How would you clean the keys, the actual letters that strike the ribbon, on an old typewriter? Carbon tetrachloride isn't around any more and it's nasty stuff anyway.
Eileen from Canton, OH
How about OOPS or GoO Gone, or maybe WD-40, on a cloth or sponge (throw cloth/sponge away afterward). I used to use something with a play-doh like/putty-like consistency that was pressed on each key, but I don't know what it was called. (10/27/2005)
In typing class we used a typewrite bud. that is the name that comes to mind anyway. it felt like play dough, it is usually red in color and is on a handle. i would think staples or office depot would sell them.
we also vacuumed it out and used a soft brush. (10/27/2005)
You might try rubbing alcohol on the keys, then a stiff brush. (10/27/2005)
How about plain ol' rubbing alcohol on a gauze pad? (10/27/2005)
You could try using blue tack pressed into the keys and removed to lift off the ink - I don't know if it will work if it has been a long time since the keys were cleaned (10/27/2005)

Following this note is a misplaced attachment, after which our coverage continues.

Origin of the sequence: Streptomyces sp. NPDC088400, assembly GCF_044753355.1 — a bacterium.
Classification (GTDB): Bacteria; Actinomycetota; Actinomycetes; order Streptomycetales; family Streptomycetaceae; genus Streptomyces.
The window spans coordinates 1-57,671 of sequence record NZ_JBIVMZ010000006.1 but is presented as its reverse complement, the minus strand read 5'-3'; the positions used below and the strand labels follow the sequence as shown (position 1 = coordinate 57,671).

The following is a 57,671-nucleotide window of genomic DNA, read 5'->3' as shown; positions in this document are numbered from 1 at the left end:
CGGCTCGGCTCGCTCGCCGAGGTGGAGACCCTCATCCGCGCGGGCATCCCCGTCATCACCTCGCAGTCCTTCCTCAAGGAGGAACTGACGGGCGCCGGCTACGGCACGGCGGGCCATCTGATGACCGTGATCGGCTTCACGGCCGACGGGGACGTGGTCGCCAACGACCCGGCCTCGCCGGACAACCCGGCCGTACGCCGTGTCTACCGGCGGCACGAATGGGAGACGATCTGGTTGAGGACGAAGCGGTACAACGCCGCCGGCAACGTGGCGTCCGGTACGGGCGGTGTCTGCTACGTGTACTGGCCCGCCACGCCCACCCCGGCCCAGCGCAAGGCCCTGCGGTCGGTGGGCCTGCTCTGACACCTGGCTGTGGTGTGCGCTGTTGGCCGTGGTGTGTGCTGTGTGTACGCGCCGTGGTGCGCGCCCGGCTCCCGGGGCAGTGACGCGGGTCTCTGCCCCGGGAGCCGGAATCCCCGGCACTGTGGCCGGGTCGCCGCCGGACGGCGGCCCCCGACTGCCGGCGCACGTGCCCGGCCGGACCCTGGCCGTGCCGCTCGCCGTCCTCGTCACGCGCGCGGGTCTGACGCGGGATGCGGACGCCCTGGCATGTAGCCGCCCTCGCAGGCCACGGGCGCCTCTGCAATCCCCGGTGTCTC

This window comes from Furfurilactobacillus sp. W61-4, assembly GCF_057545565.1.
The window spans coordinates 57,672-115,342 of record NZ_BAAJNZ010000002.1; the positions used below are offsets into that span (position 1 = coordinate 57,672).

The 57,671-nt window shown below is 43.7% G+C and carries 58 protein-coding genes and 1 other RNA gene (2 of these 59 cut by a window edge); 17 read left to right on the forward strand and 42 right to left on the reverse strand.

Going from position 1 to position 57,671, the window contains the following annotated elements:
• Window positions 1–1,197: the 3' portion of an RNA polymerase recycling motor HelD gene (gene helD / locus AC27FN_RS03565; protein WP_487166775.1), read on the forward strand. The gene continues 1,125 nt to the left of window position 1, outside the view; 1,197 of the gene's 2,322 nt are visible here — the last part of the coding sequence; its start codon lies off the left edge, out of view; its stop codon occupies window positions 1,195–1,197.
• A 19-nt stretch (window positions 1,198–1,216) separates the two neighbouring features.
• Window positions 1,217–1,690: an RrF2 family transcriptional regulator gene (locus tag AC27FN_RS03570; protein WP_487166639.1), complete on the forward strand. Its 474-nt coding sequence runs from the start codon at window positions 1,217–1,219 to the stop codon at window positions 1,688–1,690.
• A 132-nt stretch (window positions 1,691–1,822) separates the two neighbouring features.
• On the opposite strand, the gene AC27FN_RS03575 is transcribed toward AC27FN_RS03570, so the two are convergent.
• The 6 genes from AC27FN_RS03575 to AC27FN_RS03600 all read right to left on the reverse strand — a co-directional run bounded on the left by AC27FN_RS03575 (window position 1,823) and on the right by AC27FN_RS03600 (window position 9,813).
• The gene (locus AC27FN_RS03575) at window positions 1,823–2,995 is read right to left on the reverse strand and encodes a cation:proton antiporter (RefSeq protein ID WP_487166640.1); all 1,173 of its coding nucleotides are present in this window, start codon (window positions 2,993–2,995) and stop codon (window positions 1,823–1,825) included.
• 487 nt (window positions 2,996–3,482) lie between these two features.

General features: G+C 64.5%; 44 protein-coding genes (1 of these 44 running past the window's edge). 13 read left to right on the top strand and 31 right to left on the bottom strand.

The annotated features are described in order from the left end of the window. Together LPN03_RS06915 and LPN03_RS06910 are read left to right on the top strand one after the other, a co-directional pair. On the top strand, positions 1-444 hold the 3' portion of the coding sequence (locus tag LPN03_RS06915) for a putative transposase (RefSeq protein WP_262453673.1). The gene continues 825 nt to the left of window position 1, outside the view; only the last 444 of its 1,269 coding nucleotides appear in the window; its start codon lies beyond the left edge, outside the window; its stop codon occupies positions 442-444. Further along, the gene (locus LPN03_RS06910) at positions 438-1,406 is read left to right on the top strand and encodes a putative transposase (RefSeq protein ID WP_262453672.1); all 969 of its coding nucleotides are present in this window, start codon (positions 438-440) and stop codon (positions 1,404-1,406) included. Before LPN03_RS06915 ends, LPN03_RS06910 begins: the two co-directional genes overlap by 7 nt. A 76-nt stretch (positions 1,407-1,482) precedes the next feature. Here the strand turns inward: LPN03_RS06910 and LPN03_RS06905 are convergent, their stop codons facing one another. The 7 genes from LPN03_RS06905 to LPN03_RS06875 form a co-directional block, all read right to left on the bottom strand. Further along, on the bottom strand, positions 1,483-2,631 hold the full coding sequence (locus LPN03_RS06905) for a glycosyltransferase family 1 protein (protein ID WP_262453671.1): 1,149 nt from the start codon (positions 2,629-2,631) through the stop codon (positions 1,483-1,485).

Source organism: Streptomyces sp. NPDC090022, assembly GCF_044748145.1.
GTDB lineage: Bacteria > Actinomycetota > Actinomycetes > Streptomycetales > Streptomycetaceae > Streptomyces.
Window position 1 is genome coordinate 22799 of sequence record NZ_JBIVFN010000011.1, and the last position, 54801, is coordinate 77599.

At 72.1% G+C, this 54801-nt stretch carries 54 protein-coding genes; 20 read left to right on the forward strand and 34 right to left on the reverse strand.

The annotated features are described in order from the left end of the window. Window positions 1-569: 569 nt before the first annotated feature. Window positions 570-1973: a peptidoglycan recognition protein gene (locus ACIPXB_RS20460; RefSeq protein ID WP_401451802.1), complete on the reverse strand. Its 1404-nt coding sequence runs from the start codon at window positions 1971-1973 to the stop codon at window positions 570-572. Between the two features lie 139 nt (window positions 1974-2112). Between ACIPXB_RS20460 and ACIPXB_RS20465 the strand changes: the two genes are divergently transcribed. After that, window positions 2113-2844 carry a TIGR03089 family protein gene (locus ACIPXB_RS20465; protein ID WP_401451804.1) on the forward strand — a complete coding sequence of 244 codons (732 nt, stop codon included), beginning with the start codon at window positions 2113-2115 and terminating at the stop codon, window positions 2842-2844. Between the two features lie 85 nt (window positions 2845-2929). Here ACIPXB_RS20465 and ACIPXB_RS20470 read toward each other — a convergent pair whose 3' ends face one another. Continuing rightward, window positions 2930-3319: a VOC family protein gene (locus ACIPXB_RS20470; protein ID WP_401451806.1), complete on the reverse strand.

I remember using nail-polish remover and a stiff brush - back in the "olden days" (10/28/2005)
We used to use a sheet of pink slightly "fuzzy" material that was fed into the typewriter like a sheet of paper. You then hit each key so that it struck the cleaning paper several times. Not sure how it worked or what it was made of, but it sure cleaned the keys. Has anyone come across this lately? We have an old typewriter in a legal office that sure could use it! (05/01/2007)
By Linda S.
I wrote my first magazine article on a typewriter. To clean the keys, use a soft toothbrush with rubbing alcohol when they are really dirty with ink and bits of paper stuck in the hollows of the letters. For "normal" cleaning, knead a lump of Silly Putty and stick it on the type keys to remove built up ink. They used to make a product like Silly Putty especially for typewriters, but Silly Putty always worked just as well. You can get several normal cleanings out of one Silly Putty egg. (10/05/2007)
By Robert M.
Make sure, if you use WD40 or any solvent like sprays, to remove rubber belts, feet, and wheels. True rubber doesn't like certain complex cleaners. Best not to take chances with an old Underwood or anything Italian--especially prewar Italian. (01/16/2009)
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